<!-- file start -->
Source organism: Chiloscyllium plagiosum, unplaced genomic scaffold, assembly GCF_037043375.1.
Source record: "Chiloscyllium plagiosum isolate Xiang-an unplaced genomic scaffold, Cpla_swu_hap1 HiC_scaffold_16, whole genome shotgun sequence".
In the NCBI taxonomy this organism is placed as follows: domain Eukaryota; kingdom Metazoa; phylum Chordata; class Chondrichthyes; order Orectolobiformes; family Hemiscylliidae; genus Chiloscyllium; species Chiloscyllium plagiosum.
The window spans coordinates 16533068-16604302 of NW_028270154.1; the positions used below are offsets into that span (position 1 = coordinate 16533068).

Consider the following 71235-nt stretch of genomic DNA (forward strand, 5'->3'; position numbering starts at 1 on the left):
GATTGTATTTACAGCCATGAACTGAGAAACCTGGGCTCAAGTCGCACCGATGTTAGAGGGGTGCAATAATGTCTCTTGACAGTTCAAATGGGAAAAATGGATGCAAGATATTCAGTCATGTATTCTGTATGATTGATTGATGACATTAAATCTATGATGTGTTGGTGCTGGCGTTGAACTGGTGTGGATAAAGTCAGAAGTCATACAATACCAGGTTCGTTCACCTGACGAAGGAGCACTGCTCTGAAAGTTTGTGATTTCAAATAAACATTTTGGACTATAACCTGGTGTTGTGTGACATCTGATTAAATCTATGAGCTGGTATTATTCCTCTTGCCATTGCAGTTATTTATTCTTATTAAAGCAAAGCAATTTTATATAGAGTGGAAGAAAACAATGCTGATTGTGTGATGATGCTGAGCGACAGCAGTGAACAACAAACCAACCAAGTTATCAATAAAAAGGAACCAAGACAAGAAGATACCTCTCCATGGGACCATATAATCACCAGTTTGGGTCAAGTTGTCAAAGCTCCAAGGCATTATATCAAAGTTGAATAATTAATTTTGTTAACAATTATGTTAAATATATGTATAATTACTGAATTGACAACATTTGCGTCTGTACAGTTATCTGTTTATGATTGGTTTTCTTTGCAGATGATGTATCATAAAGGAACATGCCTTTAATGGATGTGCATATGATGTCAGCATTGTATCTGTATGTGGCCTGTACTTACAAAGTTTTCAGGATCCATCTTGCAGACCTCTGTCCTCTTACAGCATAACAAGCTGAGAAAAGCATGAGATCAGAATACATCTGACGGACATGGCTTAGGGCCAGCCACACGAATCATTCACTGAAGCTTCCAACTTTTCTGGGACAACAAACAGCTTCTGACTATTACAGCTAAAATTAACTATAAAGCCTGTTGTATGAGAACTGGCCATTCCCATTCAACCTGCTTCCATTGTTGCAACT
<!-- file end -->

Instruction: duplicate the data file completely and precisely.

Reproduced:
Source organism: Chiloscyllium plagiosum, unplaced genomic scaffold, assembly GCF_037043375.1.
Source record: "Chiloscyllium plagiosum isolate Xiang-an unplaced genomic scaffold, Cpla_swu_hap1 HiC_scaffold_16, whole genome shotgun sequence".
In the NCBI taxonomy this organism is placed as follows: domain Eukaryota; kingdom Metazoa; phylum Chordata; class Chondrichthyes; order Orectolobiformes; family Hemiscylliidae; genus Chiloscyllium; species Chiloscyllium plagiosum.
The window spans coordinates 16533068-16604302 of NW_028270154.1; the positions used below are offsets into that span (position 1 = coordinate 16533068).

Consider the following 71235-nt stretch of genomic DNA (forward strand, 5'->3'; position numbering starts at 1 on the left):
GATTGTATTTACAGCCATGAACTGAGAAACCTGGGCTCAAGTCGCACCGATGTTAGAGGGGTGCAATAATGTCTCTTGACAGTTCAAATGGGAAAAATGGATGCAAGATATTCAGTCATGTATTCTGTATGATTGATTGATGACATTAAATCTATGATGTGTTGGTGCTGGCGTTGAACTGGTGTGGATAAAGTCAGAAGTCATACAATACCAGGTTCGTTCACCTGACGAAGGAGCACTGCTCTGAAAGTTTGTGATTTCAAATAAACATTTTGGACTATAACCTGGTGTTGTGTGACATCTGATTAAATCTATGAGCTGGTATTATTCCTCTTGCCATTGCAGTTATTTATTCTTATTAAAGCAAAGCAATTTTATATAGAGTGGAAGAAAACAATGCTGATTGTGTGATGATGCTGAGCGACAGCAGTGAACAACAAACCAACCAAGTTATCAATAAAAAGGAACCAAGACAAGAAGATACCTCTCCATGGGACCATATAATCACCAGTTTGGGTCAAGTTGTCAAAGCTCCAAGGCATTATATCAAAGTTGAATAATTAATTTTGTTAACAATTATGTTAAATATATGTATAATTACTGAATTGACAACATTTGCGTCTGTACAGTTATCTGTTTATGATTGGTTTTCTTTGCAGATGATGTATCATAAAGGAACATGCCTTTAATGGATGTGCATATGATGTCAGCATTGTATCTGTATGTGGCCTGTACTTACAAAGTTTTCAGGATCCATCTTGCAGACCTCTGTCCTCTTACAGCATAACAAGCTGAGAAAAGCATGAGATCAGAATACATCTGACGGACATGGCTTAGGGCCAGCCACACGAATCATTCACTGAAGCTTCCAACTTTTCTGGGACAACAAACAGCTTCTGACTATTACAGCTAAAATTAACTATAAAGCCTGTTGTATGAGAACTGGCCATTCCCATTCAACCTGCTTCCATTGTTGCAACT